alexa Levobupivacaine caudal anesthesia in children: a randomized double-blind comparison with bupivacaine.
Anesthesiology

Anesthesiology

Journal of Anesthesia & Clinical Research

Author(s): Frawley GP, Downie S, Huang GH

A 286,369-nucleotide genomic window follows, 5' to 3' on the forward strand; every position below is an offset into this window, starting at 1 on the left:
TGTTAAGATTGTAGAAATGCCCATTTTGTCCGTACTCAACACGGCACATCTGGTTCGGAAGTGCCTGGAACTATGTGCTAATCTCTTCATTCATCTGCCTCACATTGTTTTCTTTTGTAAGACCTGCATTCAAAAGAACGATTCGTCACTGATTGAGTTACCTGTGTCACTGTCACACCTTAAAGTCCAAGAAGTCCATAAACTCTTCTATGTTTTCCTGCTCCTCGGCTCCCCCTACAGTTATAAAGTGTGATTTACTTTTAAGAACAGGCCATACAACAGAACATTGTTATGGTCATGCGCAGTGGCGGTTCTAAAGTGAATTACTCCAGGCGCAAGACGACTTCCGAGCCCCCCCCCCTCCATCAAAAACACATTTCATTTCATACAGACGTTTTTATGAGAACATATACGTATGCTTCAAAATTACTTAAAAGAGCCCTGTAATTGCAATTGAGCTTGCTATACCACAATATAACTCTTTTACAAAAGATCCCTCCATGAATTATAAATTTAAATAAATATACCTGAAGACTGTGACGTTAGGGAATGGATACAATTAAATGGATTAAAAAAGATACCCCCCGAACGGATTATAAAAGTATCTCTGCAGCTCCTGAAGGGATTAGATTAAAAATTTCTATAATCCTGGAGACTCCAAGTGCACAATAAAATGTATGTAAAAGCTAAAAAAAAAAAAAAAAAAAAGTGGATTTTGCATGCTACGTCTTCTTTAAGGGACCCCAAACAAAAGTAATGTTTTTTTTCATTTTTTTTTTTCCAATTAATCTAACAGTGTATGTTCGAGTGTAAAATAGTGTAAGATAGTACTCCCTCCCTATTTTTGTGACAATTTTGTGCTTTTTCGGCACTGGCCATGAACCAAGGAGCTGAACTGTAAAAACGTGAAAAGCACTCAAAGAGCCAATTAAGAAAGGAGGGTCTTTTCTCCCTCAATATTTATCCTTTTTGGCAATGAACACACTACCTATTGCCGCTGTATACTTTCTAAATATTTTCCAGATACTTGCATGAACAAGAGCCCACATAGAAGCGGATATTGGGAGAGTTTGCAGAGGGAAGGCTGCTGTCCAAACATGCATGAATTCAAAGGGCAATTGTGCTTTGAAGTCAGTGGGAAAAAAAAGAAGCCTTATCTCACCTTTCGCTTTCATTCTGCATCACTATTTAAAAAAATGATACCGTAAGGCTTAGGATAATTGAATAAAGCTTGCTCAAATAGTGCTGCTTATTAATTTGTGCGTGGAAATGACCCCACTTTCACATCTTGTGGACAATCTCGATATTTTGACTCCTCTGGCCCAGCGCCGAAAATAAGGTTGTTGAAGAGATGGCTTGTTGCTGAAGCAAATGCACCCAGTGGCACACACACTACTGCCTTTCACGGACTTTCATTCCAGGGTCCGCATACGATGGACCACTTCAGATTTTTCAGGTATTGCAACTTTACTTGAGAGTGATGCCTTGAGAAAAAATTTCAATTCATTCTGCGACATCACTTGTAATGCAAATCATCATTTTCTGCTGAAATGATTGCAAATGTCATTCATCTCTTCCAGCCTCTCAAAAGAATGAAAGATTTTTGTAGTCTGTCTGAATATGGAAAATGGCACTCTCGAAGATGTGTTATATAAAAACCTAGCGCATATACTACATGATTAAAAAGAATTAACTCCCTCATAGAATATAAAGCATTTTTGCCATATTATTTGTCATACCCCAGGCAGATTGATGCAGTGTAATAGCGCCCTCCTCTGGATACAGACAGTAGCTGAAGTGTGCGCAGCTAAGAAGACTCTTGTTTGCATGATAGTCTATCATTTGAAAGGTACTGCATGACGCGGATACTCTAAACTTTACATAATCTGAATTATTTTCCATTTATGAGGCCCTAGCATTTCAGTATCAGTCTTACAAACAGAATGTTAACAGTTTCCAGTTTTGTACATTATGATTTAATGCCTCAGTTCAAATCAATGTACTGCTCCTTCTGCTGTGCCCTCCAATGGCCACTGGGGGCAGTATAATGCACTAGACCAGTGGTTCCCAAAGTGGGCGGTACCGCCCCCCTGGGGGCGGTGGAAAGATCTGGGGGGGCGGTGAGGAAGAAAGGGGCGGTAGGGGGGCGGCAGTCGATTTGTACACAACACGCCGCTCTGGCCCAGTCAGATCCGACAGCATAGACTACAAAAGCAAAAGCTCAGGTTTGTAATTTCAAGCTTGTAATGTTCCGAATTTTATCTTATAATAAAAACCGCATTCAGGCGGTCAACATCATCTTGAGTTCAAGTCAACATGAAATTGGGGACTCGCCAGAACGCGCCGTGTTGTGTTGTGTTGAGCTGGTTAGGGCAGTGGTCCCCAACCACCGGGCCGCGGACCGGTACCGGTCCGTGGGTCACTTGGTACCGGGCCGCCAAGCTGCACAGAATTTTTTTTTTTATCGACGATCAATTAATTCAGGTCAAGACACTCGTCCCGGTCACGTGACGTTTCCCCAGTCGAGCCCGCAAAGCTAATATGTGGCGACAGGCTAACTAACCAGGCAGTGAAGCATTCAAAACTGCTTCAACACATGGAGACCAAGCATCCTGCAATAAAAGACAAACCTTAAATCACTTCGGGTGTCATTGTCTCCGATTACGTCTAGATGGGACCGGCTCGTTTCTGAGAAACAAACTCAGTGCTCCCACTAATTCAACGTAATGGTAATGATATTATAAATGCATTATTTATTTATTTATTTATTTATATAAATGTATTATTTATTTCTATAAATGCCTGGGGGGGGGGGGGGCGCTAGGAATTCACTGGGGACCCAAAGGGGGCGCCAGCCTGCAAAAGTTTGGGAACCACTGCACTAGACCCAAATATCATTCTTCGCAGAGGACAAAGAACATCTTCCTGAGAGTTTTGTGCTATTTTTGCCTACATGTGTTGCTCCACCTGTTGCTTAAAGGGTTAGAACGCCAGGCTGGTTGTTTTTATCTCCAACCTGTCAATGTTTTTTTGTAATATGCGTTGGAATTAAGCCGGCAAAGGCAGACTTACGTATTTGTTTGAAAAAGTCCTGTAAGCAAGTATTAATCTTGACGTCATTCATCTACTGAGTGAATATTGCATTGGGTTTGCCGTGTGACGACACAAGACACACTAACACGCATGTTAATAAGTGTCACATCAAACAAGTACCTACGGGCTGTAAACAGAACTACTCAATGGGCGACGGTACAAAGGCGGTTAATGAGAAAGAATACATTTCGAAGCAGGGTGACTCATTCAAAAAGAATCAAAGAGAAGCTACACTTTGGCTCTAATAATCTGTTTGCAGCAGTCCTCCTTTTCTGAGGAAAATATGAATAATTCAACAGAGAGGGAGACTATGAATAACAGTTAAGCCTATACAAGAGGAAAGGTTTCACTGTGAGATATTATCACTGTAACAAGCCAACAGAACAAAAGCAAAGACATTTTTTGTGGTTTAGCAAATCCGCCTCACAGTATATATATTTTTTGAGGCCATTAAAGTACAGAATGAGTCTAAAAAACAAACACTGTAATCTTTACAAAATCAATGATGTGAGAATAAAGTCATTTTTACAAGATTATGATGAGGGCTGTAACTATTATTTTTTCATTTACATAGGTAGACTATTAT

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Abstract BACKGROUND: Levobupivacaine is the pure S-enantiomer of bupivacaine. Despite obvious benefits in the event of accidental intravascular injection there has been no studies demonstrating a clinically significant benefit to levobupivacaine over racemic bupivacaine for pediatric regional anesthesia. Given the similar pharmacokinetic profiles of both drugs the studies to date have been underpowered to demonstrate what is likely to be a small difference in clinical effectiveness. Our aim was to determine if there are significant differences in the clinical effectiveness of levobupivacaine compared with racemic bupivacaine for caudal anesthesia in children having lower abdominal surgery. A secondary aim was to determine if there are differences in the incidence of postoperative motor blockade between these agents. METHODS: Three hundred and ten children ranging in age from 1 month to 10.75 years in age having lower abdominal surgery were enrolled. Patients were randomized in a double blind manner to receive a caudal block with either 0.25\% bupivacaine (n = 152) or 0.25\% levobupivacaine (n = 155) to a total volume of 1 ml x kg(-1). Motor blockade (modified Bromage scale) and postoperative pain or distress (FLACC behavioral scale for postoperative pain) were measured at predetermined time points during the subsequent 120 min. RESULTS: There were no significant adverse effects attributable to levobupivacaine. Success rates were defined as a lack of hemodynamic response to first surgical incision and low postoperative pain scores. At a mean duration of 5 min between block completion and first incision success for 1 ml x kg(-1) of 0.25\% bupivacaine was 91\% and 94\% for 0.25\% levobupivacaine. Satisfactory postoperative analgesia was present in 98\% of patients after bupivacaine caudal anesthesia and 97.5\% for levobupivacaine. At 30 min following caudal anesthesia the incidence of postoperative motor block with racemic bupivacaine was 84\% and decreased to 7\% at 120 min. For levobupivacaine motor block at 30 min postcaudal was present in 85\% and decreased to 11\% at 120 min. CONCLUSIONS: Levobupivacaine is an effective agent for caudal anesthesia in children at a recommended dose of 2.5 mg x kg(-1). The rapidity of onset was suitable for establishment of surgical anesthesia and postoperative analgesia was achieved in greater than 97.5\% of patients. It appears to be of equivalent potency to racemic bupivacaine in children requiring lower abdominal surgery. This article was published in Paediatr Anaesth and referenced in Journal of Anesthesia & Clinical Research

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